The U.S. Citizenship Act of 2021 – Summary of President Biden’s Immigration Reform Bill

On his first day in office, President Biden took a series of actions to realize his vision for US immigration policy. Fulfilling one of his major campaign promises, President Biden introduced a comprehensive immigration reform bill, “The U.S. Citizenship Act of 2021.”

  • The legislation provides a pathway to permanent residence and citizenship for undocumented foreign nationals who were present in the United States on or before January 1, 2021 as well those holding DACA, TPS or H-2A status who meet the presence requirement.
  • The bill contains provisions aimed at clearing the employment-based and family-based green card backlogs to speed the green card process and keep families together during the application process.

The issue

On his first day in office, President Biden announced the highlights of a far-reaching plan to reform the U.S. immigration system. The bill features a path to permanent residence and citizenship for qualifying undocumented foreign nationals and those holding Deferred Action for Childhood Arrivals (DACA), Temporary Protected Status (TPS) and H-2A status; mechanisms to clear extensive green card backlogs in the employment-based and family-based programs; a streamlined process for graduates of U.S. university with advanced STEM degrees to obtain permanent residence; and an increase in Diversity Lottery Visas, among other provisions.

The White House has released a fact sheet providing an overview of its provisions, a summary of which follows:

Pathway to permanent residence and citizenship

  • The Biden legislation has provided a path for foreign nationals currently holding DACA, TPS or H-2A status to immediately apply for permanent residence if they were physically present in the United States on or before January 1, 2021. After receiving their green cards, qualifying foreign nationals could apply for citizenship after three years, if they meet security and background checks and demonstrate knowledge of English and U.S. civics.
  • Undocumented foreign nationals who were physically present in the United States on or before January 1, 2021 would be able to immediately apply for temporary legal status. After five years in temporary status, they would become eligible to apply for permanent residence if they have passed certain security and criminal checks and paid U.S. taxes. These foreign nationals could then apply for citizenship after three additional years if they pass additional background checks and demonstrate knowledge of English and U.S. civics. Special provisions are also included for certain individuals who were deported on or after January 20, 2017 but were physically present for at least three years prior to their removal for family unity and other humanitarian purposes.

Employment-based immigration reforms

  • The bill includes provisions to clear employment-based immigrant visa backlogs, recapture unused visas, reduce lengthy permanent residence wait times and eliminate per-country immigrant visa caps.
  • The bill includes the codification of H-4 employment authorization for spouses of H-1B workers, and children are prevented from “aging out” of the system.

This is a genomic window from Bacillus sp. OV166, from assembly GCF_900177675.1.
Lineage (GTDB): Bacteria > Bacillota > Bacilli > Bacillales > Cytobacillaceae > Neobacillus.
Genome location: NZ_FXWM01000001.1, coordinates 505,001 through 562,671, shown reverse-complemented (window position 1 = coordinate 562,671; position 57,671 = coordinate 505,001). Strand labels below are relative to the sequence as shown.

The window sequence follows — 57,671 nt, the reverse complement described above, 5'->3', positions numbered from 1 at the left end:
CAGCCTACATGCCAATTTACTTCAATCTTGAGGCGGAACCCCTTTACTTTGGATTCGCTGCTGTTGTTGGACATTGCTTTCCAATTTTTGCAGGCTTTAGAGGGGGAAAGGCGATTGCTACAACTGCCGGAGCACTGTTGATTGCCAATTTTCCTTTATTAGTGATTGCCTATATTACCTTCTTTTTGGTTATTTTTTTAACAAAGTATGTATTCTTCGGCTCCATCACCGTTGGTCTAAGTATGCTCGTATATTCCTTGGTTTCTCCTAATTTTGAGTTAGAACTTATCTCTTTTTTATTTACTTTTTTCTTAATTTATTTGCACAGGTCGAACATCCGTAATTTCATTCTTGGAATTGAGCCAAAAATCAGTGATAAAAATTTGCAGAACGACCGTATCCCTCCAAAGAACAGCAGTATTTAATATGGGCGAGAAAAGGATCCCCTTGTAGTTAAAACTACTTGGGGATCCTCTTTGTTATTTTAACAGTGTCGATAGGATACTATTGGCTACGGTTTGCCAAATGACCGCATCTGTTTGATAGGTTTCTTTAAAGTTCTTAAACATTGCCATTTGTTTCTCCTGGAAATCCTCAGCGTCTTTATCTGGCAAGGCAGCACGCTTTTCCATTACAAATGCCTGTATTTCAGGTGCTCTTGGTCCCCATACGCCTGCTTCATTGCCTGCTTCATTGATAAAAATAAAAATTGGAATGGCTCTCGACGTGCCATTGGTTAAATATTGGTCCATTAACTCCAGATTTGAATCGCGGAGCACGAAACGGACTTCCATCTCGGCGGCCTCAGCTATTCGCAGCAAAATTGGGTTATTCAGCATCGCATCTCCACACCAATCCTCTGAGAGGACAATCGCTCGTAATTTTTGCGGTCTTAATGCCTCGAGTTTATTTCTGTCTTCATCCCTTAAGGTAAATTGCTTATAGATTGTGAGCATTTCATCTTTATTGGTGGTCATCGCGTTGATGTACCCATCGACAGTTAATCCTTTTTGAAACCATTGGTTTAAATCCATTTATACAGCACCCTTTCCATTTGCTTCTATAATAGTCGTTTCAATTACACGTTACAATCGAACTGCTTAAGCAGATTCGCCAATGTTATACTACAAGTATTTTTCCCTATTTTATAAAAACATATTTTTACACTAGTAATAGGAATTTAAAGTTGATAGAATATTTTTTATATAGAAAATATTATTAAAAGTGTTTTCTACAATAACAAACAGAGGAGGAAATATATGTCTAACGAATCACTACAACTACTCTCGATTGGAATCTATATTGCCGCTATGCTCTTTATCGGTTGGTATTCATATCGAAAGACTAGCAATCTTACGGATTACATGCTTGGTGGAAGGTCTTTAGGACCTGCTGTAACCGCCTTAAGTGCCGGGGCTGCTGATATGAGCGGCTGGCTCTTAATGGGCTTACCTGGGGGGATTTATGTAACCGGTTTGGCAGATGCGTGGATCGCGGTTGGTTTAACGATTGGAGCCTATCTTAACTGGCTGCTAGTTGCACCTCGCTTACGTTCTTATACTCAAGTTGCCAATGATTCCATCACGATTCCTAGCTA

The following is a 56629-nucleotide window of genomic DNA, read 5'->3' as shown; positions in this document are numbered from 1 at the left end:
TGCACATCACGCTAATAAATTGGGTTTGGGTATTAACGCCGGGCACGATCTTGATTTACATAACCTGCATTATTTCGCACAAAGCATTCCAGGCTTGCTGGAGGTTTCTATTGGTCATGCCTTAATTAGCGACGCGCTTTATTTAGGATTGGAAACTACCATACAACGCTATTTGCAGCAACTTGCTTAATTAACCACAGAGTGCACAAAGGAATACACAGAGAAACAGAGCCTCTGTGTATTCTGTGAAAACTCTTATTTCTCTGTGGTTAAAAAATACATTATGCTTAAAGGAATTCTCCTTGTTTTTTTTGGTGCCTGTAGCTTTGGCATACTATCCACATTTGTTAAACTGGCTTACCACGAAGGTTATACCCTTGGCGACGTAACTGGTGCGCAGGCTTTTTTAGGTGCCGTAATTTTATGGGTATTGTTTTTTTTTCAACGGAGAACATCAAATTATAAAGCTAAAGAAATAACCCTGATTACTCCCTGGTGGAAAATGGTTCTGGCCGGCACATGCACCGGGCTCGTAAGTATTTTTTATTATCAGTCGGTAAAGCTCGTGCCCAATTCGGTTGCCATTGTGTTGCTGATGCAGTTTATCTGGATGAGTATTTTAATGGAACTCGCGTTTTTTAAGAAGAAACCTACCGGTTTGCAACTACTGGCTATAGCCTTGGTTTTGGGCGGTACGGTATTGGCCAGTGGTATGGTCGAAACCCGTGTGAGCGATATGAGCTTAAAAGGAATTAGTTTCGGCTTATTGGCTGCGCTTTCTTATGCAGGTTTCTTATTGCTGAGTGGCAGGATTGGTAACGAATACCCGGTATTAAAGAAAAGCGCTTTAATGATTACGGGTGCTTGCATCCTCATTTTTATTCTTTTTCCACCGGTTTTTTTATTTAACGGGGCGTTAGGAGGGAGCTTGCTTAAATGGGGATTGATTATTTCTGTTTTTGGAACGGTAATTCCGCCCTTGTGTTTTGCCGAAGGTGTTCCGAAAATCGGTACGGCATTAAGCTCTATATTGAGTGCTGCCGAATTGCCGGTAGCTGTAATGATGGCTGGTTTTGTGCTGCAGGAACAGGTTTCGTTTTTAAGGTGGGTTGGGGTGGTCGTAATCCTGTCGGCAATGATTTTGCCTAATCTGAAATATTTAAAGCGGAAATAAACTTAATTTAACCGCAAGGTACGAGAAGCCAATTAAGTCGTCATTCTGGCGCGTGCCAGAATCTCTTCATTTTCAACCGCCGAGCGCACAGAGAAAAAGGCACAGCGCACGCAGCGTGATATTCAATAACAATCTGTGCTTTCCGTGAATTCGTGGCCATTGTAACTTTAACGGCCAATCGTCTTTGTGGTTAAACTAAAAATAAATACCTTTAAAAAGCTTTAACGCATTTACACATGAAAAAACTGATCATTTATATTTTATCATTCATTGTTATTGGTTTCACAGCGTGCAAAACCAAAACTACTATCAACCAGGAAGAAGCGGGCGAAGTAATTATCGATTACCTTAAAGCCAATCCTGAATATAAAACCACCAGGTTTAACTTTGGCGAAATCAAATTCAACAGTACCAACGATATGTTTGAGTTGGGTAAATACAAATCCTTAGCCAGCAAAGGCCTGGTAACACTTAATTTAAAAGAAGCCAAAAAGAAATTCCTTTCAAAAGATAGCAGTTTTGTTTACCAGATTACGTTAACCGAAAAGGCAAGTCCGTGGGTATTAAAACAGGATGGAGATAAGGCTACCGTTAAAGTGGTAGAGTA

• The bill creates a pilot program that would stimulate regional economic development, give Departments of Homeland Security (DHS) the authority to adjust green cards based on macroeconomic conditions, and incentivize higher wages for nonimmigrant, high-skilled visas.
  • The Departments of Homeland Security and Labor would be required to make recommendations for improving the employment eligibility verification process and providing protections to foreign workers affected by labor violations. Workers who suffer serious labor violations and cooperate with worker protection agencies will be granted greater access to U visa relief.

Family-based immigration reforms

  • Family-based immigrant visa backlogs would be cleared through the recapture of unused visas from prior years, eliminate lengthy wait times and increase in per-country visa caps.
  • Immigration laws would be revised to explicitly allow LGBTQ+ petitioners to sponsor family members.
  • The bill allows foreign nationals with approved family-sponsored petitions to join family members in the United States while their green card applications are pending.

Other provisions

  • The annual number of green cards available under the Diversity Lottery Visa Program would increase from 55,000 to 80,000.
  • The three- and ten-year bars for individuals who have been unlawfully present in the United States would be eliminated.
  • The president would be barred from discriminating based on religion in issuing immigration bans.
  • Immigration enforcement would be enhanced through smart technologies.
  • Funding would be allocated for an inter-agency plan that would address the underlying causes of migration in the Central American region, including an increase in assistance to El Salvador, Guatemala and Honduras, conditioned on their ability to reduce the corruption, violence and poverty that causes their citizens to flee.
  • Humanitarian program reforms would be implemented, including an elimination of the one-year deadline for filing an asylum claim.
  • Increases protections for U visa, T visa, and VAWA applicants and increases the U visa cap from 10,000 to 30,000.

Next Steps

The bill must pass both the House of Representatives and the Senate to become law. It is likely to face significant debate and amendments. The plan’s prospects for approval are currently unclear.

Murray Osorio is closely following the legislation and will provide updates as they occur.

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